Garden parties have been held at Buckingham Palace since the 1860s, when Queen Victoria instituted what were known as ‘breakfasts.’ More like late lunches in the afternoon, the number of garden parties held at Buckingham Palace was increased from two to three a year, in the 1950s.
Garden parties are among the most relaxed and informal Royal events one can attend. With tea, cakes, good weather and a beautiful garden to stroll in, the day can seem quite festive without going over the top.Every summer, the Queen hosts a garden party at the Palace of Holyroodhouse, in Edinburgh. Three or more garden parties are hosted by her at Buckingham Palace, as well. Over 30,000 people usually attend these parties.
Originally taking the place of presentation parties attended by debutantes, the garden parties now are attended by people from all walks of life, having evolved into a unique way of recognizing and rewarding those who are involved in public service.
Guests need to dress up for their special day, and etiquette dictates what attendees can wear. Women are to wear a proper afternoon dress, with hats, or "fascinators".
Gentlemen are to wear "morning dress" or "lounge suits". "National dress" and uniform are also appropriately worn to these garden parties, however military uniforms are only allowed to be worn by active members of armed forces and those members do need permission from a commanding officer to wear them to such an event.
The traditional full morning dress, aka "top hat and tails," is a morning coat, waistcoat, pants and a top hat. This look evolved after the French Revolution in the late 18th Century, when men looked for a dignified way of dressing that was not reminiscent of any aristocracy. Masculine, and with no embellishment, it soon caught on in popularity.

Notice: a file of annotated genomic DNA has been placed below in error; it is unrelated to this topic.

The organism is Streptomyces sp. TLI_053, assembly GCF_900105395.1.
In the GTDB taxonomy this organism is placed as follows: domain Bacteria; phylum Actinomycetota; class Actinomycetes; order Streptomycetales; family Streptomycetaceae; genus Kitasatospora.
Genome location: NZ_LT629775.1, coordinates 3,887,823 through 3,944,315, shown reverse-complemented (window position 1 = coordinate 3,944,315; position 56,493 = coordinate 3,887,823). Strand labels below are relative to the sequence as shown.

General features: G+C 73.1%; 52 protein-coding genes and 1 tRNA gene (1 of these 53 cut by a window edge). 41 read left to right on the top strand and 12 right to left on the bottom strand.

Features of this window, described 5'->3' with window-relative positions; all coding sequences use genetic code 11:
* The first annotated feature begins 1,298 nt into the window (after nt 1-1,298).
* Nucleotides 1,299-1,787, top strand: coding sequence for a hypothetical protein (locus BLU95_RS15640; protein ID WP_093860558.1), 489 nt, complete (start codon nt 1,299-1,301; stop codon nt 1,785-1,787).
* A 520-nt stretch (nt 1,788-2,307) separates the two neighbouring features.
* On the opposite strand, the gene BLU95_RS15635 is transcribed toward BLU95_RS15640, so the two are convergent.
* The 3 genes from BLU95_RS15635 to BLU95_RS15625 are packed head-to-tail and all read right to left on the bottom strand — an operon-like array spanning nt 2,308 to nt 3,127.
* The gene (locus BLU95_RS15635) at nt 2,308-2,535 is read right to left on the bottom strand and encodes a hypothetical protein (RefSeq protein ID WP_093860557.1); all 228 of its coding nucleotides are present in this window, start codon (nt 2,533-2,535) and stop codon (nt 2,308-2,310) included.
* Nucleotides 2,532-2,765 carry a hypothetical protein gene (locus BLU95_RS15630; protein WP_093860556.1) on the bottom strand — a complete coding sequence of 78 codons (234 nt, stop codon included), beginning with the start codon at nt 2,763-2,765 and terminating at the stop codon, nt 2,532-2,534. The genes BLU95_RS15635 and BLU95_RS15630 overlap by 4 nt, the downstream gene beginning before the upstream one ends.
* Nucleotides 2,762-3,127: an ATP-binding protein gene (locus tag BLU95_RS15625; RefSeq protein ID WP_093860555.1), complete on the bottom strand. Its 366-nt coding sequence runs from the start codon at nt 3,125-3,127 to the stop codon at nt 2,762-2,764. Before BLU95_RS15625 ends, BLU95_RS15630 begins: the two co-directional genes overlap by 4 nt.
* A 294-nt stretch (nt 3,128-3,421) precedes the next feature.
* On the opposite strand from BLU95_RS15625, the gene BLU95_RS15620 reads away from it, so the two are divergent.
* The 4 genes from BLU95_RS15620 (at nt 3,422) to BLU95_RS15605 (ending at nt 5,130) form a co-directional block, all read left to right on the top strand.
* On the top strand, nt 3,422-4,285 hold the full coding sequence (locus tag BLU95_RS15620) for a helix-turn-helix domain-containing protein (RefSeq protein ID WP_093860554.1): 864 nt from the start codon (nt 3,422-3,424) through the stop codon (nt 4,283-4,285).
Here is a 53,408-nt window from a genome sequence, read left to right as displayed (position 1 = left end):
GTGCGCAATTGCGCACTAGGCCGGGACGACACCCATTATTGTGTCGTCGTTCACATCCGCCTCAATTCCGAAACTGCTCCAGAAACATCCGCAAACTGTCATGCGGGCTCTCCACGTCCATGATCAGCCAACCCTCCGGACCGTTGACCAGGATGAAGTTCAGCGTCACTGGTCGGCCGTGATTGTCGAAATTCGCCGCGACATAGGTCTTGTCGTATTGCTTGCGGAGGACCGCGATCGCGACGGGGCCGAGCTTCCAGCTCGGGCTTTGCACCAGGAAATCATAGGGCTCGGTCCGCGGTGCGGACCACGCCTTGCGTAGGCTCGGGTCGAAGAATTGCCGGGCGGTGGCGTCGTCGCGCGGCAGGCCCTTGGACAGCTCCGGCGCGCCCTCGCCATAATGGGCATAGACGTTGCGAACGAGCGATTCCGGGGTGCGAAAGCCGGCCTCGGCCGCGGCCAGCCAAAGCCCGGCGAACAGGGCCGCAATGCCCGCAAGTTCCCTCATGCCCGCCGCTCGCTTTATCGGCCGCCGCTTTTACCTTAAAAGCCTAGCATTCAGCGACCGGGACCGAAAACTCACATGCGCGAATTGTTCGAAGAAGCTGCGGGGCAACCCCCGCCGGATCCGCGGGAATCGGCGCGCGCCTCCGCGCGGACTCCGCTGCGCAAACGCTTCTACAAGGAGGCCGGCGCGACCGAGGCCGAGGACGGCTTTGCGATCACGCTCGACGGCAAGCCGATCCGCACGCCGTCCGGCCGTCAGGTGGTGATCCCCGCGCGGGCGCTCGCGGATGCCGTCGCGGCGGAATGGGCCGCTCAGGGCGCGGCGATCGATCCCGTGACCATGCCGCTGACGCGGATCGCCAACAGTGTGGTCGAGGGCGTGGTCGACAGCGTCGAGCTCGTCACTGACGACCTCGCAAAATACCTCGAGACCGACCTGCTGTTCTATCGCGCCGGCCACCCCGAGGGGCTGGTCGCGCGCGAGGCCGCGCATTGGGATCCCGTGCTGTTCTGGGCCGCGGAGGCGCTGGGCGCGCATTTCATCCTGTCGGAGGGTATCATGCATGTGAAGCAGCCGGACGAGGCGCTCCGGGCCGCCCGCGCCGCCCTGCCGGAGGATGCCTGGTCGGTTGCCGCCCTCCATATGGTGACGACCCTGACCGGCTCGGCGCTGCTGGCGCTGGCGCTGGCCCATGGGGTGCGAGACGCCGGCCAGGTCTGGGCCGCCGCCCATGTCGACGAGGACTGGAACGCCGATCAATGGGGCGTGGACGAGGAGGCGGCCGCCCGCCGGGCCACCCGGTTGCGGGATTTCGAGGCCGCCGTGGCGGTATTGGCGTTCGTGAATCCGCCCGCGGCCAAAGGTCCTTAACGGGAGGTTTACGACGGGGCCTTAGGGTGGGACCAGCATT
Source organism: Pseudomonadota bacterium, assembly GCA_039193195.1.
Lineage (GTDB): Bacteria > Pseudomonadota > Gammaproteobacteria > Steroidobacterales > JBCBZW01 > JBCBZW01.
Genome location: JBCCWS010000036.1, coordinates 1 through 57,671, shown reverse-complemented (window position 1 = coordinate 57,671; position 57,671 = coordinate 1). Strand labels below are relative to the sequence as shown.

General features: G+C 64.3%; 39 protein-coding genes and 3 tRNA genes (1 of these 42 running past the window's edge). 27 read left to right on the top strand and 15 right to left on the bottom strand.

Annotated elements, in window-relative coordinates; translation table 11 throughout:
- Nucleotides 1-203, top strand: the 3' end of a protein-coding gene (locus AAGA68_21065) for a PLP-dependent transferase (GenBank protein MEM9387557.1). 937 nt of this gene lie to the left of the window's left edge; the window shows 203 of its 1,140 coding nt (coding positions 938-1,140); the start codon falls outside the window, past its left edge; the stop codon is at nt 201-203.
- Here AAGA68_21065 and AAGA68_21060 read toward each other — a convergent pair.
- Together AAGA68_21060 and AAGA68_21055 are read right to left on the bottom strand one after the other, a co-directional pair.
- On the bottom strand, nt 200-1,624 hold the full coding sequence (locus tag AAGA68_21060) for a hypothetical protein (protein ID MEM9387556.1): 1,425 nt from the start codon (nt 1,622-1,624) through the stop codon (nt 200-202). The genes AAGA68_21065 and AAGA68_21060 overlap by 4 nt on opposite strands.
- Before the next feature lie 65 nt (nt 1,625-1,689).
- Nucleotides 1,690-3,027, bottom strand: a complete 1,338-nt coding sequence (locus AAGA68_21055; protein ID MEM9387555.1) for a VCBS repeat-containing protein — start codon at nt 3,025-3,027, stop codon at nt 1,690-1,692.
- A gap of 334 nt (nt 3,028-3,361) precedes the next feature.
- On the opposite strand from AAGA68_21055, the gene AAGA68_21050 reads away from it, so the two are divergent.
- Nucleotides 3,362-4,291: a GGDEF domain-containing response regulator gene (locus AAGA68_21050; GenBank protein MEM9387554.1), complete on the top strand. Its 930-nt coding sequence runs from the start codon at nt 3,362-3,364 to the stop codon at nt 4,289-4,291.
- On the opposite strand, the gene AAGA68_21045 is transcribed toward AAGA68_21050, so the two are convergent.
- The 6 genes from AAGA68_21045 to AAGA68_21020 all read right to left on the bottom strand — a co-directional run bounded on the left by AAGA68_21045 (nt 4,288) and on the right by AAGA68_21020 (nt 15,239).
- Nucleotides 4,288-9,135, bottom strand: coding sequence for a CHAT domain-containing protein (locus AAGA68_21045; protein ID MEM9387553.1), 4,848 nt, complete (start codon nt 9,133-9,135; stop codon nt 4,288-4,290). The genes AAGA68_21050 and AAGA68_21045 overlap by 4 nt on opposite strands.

According to fashion historians, full morning dress is "a standard black morning coat matched with cashmere striped trousers and dove grey single or double breasted waistcoat. The neck wear is in grey or silver tones."
In contrast, a "lounge suit" is garments made from the same cloth, consisting of at least a jacket and trousers but can include a waistcoat and can be worn with a tie. Since the 1960s, fashion designers have tried to revolutionize the man's suit with more vibrant colors and innovative ways of cutting the suit's jacket and pants, but subtlety in color and cut works best at these garden parties. Etiquette also dictates that is it not fashionable for men to wear their wives fascinators in public, as shown in a photo experiment from an Australian Garden Party, even you think they look fetching!
The detailed description of a Royal Garden Party below, is from the official website of the British Monarchy-
Garden Parties take place between 4.00 pm and 6.00 pm, although the Palace gates are open from about 3.00 pm. The Queen and The Duke of Edinburgh, accompanied by other members of the Royal Family, enter the garden at 4.00 pm, when the National Anthem is played by one of the two military bands playing selections of music during the afternoon.
After the playing of the National Anthem, The Queen and The Duke of Edinburgh, together with other members of the Royal Family, circulate among the guests through 'lanes' which are peculiar to Royal garden parties. Each takes a different route and random presentations are made so that everyone has an equal chance of speaking to Her Majesty and members of her family. The Queen and other members of the Royal Family eventually arrive at the Royal tea tent, where they meet further guests.
In both London and Edinburgh there are tea tents for other guests. Tea and other refreshments are served from long buffet tables. The quantities served are enormous. At a typical garden party, around 27,000 cups of tea, 20,000 sandwiches and 20,000 slices of cake are consumed. Some 400 waiting staff are involved in the serving.
At about 6.00 pm, The Queen and other members of the Royal Family leave the garden, when the National Anthem is played to mark the end of the party.
At Buckingham Palace the Yeoman of the Guard, Gentlemen at Arms and Gentlemen Ushers are on duty. At the Holyroodhouse garden party the Royal Company of Archers and the High Constables of the Palace are on duty.
The Queen and Duke arriving at a Palace Garden Party
This blog post was first posted on Etiquette with Maura Graber in 2012
Etiquette Enthusiast, Maura J. Graber, is the Site Editor for Etiquipedia© Etiquette Encyclopedia